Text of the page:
laboratory situations. It will fail spectacularly when the network or the
internet is under stress or some parts fall away.


Another problem with your solution is that nodes send a much larger amount of
unsolicited data to peers in the form of the thin-block compared to the normal
inv or header-first data.

Saying this is mitigated by only subscribing on this data from a small
subsection of nodes means you position yourself in a situation that I
displayed above. A tradeoff of fragile and fast. With no possible way to make
a node automatically decide on a good equilibrium.
Post by Matt Corallo via bitcoin-dev
It seems I forgot to add a suggested peer-preforwarding-selection
algorithm in the text, but the intended use-case is to set the bit on
peers which recently provided you blocks faster than other peers, up to
only one or three peers. This is both simple and should be incredibly
effective.
Network autorepair systems have been researched for decades, no real solution
has as of yet appeared.
PHDs are written on the subject and you want to make this a design for Bitcoin
based on "[it] should be incredibly effective", I think you are underestimating
the subject matter you are dealing with.
Post by Matt Corallo via bitcoin-dev
Post by Johnathan Corgan via bitcoin-dev
I would suggest that a new block is announced to all nodes equally and then
individual nodes can respond with a request of either a 'compact' or a
normal block.
This is much more in line with the current design as well.
Detection if remote nodes support compact blocks, for the purpose of
requesting a compact-block, can be done either via a network-bit or just a
protocol version. Or something else entirely, if you have better
suggestions.
In line with recent trends, neither service bits nor protocol versions
are particularly well-suited for this purpose.
Am I to understand that you choose the solution based on the fact that service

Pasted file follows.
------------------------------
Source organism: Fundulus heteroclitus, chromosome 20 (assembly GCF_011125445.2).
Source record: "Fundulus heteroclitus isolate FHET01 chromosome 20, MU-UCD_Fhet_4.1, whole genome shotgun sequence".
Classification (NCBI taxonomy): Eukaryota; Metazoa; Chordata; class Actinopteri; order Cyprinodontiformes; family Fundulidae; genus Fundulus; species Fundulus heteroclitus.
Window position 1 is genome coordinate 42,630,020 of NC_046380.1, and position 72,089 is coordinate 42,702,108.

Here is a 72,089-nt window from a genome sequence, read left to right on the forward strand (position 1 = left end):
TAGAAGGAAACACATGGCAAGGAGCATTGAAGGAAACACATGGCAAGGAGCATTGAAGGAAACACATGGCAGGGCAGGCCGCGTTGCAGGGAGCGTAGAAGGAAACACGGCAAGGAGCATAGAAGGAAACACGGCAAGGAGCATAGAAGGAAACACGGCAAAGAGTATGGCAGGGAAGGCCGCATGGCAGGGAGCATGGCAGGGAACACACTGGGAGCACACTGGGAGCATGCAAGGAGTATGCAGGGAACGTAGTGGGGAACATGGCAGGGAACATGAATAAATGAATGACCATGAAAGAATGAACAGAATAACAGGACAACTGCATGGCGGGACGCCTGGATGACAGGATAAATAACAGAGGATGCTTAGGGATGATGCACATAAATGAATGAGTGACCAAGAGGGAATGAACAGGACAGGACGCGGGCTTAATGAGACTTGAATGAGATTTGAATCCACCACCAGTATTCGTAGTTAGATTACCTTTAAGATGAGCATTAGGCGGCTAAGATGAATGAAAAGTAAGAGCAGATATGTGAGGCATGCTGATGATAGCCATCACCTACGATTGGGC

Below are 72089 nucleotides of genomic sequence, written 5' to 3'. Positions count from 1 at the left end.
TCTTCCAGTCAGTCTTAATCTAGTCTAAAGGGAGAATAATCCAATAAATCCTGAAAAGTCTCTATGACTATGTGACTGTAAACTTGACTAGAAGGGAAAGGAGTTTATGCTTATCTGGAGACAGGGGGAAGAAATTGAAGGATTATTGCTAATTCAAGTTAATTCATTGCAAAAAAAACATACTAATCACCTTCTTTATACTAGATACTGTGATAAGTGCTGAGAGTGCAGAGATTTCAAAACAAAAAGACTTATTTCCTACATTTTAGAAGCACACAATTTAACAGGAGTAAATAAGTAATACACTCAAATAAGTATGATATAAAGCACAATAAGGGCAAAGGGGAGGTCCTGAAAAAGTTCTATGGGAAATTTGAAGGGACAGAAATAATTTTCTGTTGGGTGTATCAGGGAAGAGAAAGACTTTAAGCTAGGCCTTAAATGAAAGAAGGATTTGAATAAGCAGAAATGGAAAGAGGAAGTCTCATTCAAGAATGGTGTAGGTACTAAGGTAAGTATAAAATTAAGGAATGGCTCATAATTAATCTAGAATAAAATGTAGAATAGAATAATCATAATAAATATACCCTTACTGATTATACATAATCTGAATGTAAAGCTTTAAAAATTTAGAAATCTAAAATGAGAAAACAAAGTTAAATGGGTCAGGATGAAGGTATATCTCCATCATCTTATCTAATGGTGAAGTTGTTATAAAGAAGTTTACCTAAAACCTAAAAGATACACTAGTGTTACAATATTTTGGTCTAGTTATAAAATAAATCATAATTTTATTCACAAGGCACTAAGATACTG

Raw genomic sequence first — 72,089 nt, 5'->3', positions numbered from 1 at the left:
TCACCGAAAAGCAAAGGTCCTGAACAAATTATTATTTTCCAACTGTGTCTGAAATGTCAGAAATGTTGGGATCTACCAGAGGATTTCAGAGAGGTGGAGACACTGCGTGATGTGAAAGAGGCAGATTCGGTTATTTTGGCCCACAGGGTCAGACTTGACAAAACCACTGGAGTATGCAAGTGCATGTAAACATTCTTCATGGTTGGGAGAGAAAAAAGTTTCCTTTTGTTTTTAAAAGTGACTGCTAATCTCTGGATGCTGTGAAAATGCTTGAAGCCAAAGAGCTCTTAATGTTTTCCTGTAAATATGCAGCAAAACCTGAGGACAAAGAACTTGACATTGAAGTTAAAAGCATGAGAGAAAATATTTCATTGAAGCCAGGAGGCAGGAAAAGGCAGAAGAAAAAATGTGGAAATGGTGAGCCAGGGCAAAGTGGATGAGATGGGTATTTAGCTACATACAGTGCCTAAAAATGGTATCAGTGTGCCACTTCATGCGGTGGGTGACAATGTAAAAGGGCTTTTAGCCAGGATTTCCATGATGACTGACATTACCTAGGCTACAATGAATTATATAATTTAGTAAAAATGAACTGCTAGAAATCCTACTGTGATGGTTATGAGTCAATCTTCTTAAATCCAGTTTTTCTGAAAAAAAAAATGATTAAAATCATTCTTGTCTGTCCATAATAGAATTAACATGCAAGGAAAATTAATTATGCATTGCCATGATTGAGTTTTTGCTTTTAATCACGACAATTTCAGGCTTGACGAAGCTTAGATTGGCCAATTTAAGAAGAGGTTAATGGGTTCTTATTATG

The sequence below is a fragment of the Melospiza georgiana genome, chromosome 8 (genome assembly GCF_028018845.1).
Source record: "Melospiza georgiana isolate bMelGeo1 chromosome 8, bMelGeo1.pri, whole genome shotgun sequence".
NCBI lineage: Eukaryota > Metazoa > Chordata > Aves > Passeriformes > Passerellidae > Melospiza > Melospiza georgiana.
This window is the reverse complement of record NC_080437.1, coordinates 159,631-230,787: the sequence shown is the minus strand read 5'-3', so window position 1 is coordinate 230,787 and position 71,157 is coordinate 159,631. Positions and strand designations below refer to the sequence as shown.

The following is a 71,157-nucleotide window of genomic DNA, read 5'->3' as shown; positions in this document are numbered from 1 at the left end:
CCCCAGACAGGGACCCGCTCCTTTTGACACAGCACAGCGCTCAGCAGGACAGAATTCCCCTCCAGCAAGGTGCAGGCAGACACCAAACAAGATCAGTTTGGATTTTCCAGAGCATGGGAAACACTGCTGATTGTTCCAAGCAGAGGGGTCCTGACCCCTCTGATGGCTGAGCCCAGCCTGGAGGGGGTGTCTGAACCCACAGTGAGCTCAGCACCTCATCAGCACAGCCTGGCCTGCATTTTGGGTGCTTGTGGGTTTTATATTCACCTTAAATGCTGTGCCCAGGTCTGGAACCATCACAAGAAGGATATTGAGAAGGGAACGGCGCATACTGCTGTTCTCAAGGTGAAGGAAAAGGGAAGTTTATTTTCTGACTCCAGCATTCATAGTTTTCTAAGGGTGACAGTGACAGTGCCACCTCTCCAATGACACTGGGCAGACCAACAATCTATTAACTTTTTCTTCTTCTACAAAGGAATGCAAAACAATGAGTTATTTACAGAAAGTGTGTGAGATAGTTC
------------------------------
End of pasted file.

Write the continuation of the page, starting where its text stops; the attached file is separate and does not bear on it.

bits are too expensive to extend? (if not, please respond to my previous
question actually answering the suggestion)

That sounds like a rather bad way of doing design. Maybe you can add a second
service bits field of message instead and then do the compact blocks correctly.
Post by Matt Corallo via bitcoin-dev
Post by Johnathan Corgan via bitcoin-dev
Post by Matt Corallo via bitcoin-dev
Variable-length integers: bytes are a MSB base-128 encoding of the number.
The high bit in each byte signifies whether another digit follows.
[snip bitwise spec]
I suggest just referring to UTF-8 which describes this just fine.
it is good practice to refer to existing specs when possible and not copy
the details.
Hmm? There is no UTF anywhere in this protocol. Indeed this section
needs to be rewritten, as indicated. I'd recommend you read the code
until I update the section with better text if you're confused.
Wait, you didn't steal the variable length encoding from an existing standard
and you programmed a new one?
I strongly suggest you don't reinvent this kind of protocol level encodings
but instead steal from something like UTF8. Which has been around for decades.

Please base your standard on other standards where possible.

Look at UTF-8 on wikipedia, you may have "invented" the same encoding that IBM
published in 1992.
Post by Matt Corallo via bitcoin-dev
Post by Johnathan Corgan via bitcoin-dev
Post by Matt Corallo via bitcoin-dev
====Short transaction IDs====
Short transaction IDs are used to represent a transaction without
# single-SHA256 hashing the block header with the nonce appended (in
little-endian)